It’s funny what people will ask you for when you have money. Recently, a Canadian municipality approached the Canada Pension Plan Investment Board (CPPIB) with a proposal to go in together on a new sidewalk. Mark Wiseman, chief executive officer of the Toronto-based CPPIB, declined. The only sidewalk that would interest Wiseman would be one linking Halifax to Vancouver. “We need scale,” he says. “We are looking to deploy $500 million to $1 billion minimum per project.”
The table of journalists assembled around Wiseman at a hotel in India’s financial capital of Mumbai this week sniggered. How naive of those poor townsfolk to think a fund with assets of more than $268 billion might be interested in paving walking paths. But surely it was worth a try—Wiseman has grown progressively bolder over his three years as the person responsible for multiplying the value of Canadians’ mandatory pension contributions. Long gone are the days when that money would be invested primarily in ultra-secure government bonds. Earlier this year, Wiseman spent the equivalent of about $287 million to buy 18 per cent of a company that owns the distribution rights of thousands of movies and television shows, including The Walking Dead and the Twilight films. If it’s ok to bet the nation’s nest egg on the lasting popularity of zombies and vampires, then why not sidewalks, too?
Welcome to the whacky new world of pension investing. The CPPIB is unique, if not special. In the United States, the social security program is backed entirely by U.S. treasury bonds. Those are the safest investments on the planet—and these days, they pay very little money. America currently can borrow for 10 years at 2 per cent interest. That’s nowhere near enough to stay ahead of an aging society’s demand for its promised retirement benefits. The trustees that oversee social security predict the fund that backs the U.S. national pension system will run out of money in 2034.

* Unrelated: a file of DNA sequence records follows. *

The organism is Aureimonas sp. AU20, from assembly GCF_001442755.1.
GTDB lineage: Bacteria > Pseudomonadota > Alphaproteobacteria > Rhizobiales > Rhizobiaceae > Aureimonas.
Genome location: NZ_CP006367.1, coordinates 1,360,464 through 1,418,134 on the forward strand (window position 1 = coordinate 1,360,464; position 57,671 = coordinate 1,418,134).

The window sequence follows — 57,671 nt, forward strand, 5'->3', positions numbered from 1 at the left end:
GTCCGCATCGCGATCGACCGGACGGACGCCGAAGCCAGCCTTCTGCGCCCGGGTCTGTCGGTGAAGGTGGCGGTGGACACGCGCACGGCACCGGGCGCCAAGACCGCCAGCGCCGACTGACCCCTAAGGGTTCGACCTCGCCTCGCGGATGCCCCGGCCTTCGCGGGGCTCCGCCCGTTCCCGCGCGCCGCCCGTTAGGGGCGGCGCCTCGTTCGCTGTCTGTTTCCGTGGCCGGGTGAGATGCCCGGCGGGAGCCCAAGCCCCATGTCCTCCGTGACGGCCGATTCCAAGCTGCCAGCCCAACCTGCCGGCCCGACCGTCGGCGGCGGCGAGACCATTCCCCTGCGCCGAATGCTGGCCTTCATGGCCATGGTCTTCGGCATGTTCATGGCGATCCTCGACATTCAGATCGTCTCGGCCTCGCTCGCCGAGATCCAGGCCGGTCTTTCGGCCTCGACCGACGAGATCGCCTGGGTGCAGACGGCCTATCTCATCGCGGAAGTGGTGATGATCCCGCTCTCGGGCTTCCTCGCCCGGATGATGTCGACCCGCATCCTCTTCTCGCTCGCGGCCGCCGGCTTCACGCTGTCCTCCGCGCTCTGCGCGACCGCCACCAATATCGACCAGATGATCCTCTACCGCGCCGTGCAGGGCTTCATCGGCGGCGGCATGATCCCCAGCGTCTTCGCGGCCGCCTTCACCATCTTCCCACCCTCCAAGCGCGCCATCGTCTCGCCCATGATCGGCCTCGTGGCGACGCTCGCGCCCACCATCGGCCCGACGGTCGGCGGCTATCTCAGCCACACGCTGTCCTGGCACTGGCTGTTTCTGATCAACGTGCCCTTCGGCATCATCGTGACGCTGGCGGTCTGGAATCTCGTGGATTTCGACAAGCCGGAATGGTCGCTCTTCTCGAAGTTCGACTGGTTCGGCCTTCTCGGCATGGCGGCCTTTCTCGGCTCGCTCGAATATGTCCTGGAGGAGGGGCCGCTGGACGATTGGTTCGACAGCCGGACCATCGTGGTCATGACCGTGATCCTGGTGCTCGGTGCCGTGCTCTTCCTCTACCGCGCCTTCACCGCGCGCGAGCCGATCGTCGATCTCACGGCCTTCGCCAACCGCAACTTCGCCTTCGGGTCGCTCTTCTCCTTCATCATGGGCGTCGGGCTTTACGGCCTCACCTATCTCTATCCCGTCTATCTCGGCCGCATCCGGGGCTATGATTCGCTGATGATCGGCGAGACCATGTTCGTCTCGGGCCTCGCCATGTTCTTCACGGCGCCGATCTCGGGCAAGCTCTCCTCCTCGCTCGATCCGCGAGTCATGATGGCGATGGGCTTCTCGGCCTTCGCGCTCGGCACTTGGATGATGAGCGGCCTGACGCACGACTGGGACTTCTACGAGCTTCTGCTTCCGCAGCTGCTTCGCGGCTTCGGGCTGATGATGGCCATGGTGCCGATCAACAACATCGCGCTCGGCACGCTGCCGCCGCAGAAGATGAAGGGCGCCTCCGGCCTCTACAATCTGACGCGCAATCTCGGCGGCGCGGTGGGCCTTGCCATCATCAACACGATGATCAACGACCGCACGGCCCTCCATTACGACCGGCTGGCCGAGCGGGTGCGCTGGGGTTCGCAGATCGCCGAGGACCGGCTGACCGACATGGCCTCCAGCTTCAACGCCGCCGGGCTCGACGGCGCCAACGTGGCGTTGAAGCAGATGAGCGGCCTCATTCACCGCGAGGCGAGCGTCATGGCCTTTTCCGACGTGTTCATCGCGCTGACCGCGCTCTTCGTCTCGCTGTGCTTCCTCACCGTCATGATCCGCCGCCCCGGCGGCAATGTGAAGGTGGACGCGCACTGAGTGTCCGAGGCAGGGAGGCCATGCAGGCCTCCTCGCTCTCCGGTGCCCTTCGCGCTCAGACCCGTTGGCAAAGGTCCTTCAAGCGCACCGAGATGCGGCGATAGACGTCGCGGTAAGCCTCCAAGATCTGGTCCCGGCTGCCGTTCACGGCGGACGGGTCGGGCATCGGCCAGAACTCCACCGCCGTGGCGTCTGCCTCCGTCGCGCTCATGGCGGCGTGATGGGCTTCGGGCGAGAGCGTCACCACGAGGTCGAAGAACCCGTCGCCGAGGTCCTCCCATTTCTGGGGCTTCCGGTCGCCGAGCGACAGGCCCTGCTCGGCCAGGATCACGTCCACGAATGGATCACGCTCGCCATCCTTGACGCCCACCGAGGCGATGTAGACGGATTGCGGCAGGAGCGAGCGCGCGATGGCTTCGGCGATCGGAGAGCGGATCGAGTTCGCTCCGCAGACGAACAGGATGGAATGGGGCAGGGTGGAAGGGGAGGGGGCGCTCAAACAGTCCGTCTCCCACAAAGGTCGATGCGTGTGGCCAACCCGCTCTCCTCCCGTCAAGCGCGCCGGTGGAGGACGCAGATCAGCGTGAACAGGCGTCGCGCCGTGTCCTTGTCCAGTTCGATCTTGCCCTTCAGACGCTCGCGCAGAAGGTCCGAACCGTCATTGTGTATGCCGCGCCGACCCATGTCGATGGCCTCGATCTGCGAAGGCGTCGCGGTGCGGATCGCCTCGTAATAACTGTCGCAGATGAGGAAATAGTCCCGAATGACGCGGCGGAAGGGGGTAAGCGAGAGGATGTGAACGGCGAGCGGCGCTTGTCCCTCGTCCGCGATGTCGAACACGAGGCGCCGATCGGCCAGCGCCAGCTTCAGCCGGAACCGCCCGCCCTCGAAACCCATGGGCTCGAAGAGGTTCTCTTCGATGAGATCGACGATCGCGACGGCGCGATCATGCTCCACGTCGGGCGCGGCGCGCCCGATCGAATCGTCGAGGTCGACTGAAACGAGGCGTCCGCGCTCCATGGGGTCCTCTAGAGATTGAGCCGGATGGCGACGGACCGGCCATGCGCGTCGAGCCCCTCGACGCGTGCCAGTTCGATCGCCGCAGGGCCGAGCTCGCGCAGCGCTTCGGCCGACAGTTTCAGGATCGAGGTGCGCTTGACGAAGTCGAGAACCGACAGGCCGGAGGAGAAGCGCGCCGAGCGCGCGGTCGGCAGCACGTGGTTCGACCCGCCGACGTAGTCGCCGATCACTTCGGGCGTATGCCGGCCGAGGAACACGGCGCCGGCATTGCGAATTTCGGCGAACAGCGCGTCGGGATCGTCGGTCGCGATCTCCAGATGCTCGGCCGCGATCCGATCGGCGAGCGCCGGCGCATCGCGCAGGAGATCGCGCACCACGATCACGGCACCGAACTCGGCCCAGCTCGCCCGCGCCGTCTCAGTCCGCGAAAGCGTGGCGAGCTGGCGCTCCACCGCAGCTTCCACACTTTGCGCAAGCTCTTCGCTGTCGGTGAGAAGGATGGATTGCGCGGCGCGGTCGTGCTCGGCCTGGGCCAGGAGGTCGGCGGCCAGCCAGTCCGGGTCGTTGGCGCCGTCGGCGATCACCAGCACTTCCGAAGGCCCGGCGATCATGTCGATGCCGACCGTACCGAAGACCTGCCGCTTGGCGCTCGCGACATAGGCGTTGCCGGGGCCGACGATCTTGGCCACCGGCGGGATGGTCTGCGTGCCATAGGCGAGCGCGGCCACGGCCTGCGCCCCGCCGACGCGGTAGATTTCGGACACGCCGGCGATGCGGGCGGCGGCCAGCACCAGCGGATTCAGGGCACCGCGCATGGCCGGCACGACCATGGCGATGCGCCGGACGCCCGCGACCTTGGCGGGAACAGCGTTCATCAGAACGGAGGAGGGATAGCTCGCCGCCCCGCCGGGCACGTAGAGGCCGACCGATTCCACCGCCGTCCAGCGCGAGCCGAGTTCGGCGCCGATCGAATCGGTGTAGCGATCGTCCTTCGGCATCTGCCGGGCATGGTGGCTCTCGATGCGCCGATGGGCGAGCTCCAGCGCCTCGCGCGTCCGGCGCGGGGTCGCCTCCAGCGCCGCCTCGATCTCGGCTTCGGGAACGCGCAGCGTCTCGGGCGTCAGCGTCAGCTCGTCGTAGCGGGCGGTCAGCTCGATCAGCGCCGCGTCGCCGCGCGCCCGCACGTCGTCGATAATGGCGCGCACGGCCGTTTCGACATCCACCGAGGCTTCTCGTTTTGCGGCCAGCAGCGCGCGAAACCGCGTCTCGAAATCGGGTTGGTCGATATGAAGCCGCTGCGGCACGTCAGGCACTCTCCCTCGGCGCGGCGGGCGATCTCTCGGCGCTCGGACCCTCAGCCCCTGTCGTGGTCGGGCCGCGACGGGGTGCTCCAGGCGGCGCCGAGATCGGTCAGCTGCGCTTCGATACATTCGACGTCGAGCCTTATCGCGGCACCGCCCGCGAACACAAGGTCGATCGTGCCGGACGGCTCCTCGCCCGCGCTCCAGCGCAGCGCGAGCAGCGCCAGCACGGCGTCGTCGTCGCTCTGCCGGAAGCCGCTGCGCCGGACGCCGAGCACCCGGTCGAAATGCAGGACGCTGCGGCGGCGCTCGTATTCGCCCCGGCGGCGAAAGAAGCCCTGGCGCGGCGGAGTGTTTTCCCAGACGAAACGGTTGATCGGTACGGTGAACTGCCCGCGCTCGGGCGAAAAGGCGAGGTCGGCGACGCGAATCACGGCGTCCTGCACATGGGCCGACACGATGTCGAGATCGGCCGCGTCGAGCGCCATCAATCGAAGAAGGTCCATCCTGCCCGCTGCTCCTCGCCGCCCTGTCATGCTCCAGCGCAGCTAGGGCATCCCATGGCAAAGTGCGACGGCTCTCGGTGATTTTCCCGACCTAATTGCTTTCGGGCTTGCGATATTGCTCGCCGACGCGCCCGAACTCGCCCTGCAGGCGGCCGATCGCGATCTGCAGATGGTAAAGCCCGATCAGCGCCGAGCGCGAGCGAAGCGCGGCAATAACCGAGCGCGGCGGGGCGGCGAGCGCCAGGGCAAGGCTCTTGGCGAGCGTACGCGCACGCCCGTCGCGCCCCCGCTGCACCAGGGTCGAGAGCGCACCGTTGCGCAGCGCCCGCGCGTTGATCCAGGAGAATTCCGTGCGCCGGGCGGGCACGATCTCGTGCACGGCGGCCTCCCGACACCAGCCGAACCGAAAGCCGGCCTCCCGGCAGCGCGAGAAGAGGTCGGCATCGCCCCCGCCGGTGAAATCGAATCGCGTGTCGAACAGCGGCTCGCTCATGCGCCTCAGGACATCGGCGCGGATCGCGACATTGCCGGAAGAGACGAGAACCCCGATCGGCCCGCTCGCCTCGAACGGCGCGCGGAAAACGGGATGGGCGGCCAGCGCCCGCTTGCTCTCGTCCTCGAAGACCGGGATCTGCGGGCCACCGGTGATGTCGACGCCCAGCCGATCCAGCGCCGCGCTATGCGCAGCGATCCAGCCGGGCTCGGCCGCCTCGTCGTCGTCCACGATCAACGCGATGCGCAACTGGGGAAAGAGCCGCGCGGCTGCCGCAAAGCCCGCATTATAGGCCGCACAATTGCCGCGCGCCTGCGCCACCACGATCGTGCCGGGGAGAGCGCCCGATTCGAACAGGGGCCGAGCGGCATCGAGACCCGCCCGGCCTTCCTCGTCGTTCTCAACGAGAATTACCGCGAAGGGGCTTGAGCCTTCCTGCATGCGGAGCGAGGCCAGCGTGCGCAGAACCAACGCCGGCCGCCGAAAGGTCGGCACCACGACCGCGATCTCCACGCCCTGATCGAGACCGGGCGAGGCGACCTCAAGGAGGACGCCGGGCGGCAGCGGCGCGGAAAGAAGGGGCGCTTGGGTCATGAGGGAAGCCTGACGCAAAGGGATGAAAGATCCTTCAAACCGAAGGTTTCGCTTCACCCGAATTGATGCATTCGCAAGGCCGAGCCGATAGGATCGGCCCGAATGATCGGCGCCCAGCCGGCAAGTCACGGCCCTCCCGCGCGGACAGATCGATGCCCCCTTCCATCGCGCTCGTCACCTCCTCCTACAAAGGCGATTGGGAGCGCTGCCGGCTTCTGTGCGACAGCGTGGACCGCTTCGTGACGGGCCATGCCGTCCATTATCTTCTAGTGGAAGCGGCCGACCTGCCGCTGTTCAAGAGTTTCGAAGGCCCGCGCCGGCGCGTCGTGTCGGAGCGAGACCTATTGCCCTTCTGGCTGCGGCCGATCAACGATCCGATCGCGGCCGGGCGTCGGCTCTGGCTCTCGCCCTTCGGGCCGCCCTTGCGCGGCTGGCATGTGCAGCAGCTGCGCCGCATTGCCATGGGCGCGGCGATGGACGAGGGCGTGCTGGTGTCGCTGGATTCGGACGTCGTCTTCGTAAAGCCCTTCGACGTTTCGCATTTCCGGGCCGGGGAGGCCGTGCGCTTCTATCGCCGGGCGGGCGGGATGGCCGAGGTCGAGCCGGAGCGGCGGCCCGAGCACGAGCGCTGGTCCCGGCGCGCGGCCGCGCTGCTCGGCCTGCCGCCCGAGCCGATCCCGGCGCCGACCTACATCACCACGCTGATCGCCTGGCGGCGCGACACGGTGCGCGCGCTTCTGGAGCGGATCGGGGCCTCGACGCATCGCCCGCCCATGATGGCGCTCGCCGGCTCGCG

The CPPIB, on the other hand, owns almost no bonds. For a decade, its leaders have put a greater emphasis on returns, stretching old definitions of acceptable risk. For seven years, central banks, led by the U.S. Federal Reserve, have gone out of their way to keep interest rates low. Those policies helped avert a repeat of the Great Depression, although they so far have failed to restore the global economy to its pre-crisis vigour. Low-for-longer-and-longer official interest rates also have been terrible for savers, at least those who don’t have a stomach for the volatility of equity markets. “Government bonds these days are a tough place to be,” Wiseman says. “It has served us well not to have a large [bond] portfolio.”
The CPPIB is making a name for itself abroad. The Financial Times, perhaps the world’s most influential business publication, took note of Wiseman’s visit to Mumbai to officially open the fund’s sixth office outside of Canada. (Hong Kong, London, Luxembourg, New York and Sao Paulo are the others.) Wiseman, a lawyer and former merchant banker who joined the investment board in 2005, also is building an impressive track record as investor. The CPPIB earned a return of more than 18 per cent in its last fiscal year, better than the iconic American investor Warren Buffett’s Berkshire Hathaway. In fact, over the last decade the CPPIB’s assets under management have grown faster than both Berkshire’s total assets and share price.